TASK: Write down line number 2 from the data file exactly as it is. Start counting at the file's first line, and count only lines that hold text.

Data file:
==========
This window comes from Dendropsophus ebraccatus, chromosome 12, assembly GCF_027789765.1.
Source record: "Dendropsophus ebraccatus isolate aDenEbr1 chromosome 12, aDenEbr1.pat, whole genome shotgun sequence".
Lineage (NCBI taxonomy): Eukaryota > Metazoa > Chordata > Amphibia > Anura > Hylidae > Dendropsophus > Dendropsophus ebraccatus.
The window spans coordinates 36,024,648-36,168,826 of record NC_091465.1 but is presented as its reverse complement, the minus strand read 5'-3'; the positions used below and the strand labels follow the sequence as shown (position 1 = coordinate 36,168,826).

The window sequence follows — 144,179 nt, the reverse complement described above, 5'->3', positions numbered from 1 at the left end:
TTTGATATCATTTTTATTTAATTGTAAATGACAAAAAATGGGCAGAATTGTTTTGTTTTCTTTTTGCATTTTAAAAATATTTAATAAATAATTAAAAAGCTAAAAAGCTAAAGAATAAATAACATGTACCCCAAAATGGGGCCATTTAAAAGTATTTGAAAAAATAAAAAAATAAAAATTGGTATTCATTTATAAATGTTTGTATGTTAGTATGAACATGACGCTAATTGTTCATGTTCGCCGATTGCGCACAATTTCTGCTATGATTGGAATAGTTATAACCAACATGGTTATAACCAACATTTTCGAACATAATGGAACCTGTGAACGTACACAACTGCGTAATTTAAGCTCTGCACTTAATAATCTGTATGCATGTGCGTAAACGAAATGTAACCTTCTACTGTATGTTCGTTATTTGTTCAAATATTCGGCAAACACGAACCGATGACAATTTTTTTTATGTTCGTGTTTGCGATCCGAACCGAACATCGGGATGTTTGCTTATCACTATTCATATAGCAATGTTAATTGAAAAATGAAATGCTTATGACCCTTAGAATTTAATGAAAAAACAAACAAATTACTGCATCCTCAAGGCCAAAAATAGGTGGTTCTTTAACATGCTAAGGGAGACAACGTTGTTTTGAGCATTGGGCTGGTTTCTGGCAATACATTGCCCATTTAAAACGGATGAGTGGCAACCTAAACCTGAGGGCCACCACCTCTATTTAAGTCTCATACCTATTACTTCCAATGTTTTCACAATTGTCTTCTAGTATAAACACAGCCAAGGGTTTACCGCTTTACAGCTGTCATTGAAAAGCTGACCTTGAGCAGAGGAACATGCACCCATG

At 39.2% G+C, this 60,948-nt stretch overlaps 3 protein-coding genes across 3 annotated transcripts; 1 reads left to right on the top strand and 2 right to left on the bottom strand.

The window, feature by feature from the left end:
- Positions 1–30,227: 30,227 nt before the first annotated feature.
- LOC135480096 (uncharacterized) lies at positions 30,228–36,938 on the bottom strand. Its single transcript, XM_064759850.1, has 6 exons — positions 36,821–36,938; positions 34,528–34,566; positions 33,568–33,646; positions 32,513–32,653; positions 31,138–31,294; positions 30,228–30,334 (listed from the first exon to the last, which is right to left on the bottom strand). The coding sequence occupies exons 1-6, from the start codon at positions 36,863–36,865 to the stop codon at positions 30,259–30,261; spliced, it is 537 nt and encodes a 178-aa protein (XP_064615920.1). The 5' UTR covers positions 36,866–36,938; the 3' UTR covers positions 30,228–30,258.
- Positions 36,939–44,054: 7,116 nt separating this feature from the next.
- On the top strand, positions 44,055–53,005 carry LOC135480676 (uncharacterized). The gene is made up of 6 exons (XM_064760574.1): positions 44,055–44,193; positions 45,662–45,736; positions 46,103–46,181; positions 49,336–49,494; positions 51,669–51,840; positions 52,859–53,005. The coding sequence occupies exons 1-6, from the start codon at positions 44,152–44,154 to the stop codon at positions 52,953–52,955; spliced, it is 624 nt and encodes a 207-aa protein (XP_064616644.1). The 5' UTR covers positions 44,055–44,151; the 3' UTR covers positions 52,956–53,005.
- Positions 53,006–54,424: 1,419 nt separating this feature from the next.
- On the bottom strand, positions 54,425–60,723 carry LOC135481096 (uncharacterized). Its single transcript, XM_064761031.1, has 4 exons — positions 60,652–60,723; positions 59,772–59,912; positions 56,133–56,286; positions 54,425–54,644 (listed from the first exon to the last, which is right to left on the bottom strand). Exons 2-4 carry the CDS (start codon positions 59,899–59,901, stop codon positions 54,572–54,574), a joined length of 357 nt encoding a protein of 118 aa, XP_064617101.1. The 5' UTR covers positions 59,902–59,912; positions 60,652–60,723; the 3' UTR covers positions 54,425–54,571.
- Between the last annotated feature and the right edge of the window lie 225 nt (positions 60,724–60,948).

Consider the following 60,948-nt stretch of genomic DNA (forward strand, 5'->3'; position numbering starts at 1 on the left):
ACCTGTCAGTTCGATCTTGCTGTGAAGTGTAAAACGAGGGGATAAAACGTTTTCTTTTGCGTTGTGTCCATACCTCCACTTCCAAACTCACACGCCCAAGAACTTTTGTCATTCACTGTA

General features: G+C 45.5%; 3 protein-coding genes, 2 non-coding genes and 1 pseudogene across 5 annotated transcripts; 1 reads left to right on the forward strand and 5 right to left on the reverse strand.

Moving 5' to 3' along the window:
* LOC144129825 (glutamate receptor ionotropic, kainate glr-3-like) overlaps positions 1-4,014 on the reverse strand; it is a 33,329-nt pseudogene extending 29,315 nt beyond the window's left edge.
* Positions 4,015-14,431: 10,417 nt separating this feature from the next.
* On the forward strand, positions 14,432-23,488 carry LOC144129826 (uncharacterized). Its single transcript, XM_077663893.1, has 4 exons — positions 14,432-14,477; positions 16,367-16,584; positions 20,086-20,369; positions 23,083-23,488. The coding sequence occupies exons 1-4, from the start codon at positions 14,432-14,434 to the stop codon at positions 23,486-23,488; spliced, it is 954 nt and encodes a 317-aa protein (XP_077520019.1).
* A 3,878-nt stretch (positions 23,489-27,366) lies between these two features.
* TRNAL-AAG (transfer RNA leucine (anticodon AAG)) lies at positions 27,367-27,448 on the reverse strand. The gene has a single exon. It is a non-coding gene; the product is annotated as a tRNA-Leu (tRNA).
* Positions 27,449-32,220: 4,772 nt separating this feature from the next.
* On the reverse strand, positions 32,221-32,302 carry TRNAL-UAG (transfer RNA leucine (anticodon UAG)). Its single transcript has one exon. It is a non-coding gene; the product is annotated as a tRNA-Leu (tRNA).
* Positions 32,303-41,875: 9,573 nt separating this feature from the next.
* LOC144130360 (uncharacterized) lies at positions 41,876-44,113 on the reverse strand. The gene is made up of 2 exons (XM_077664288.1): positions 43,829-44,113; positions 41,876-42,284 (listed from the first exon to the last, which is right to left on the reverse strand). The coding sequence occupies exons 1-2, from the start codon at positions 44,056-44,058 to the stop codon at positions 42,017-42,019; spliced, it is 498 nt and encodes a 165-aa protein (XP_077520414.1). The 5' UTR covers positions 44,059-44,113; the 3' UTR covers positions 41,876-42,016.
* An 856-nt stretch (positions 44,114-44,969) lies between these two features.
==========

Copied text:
Source record: "Dendropsophus ebraccatus isolate aDenEbr1 chromosome 12, aDenEbr1.pat, whole genome shotgun sequence".